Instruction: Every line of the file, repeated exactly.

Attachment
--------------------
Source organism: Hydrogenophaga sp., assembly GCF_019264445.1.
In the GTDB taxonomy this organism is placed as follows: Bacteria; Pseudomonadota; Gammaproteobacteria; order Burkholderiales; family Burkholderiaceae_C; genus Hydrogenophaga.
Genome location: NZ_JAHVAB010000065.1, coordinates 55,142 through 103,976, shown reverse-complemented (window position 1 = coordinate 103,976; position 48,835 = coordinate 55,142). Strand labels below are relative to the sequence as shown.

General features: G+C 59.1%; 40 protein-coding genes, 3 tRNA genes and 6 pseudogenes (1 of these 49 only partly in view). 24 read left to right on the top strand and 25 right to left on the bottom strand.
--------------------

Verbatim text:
Source organism: Hydrogenophaga sp., assembly GCF_019264445.1.
In the GTDB taxonomy this organism is placed as follows: Bacteria; Pseudomonadota; Gammaproteobacteria; order Burkholderiales; family Burkholderiaceae_C; genus Hydrogenophaga.
Genome location: NZ_JAHVAB010000065.1, coordinates 55,142 through 103,976, shown reverse-complemented (window position 1 = coordinate 103,976; position 48,835 = coordinate 55,142). Strand labels below are relative to the sequence as shown.

General features: G+C 59.1%; 40 protein-coding genes, 3 tRNA genes and 6 pseudogenes (1 of these 49 only partly in view). 24 read left to right on the top strand and 25 right to left on the bottom strand.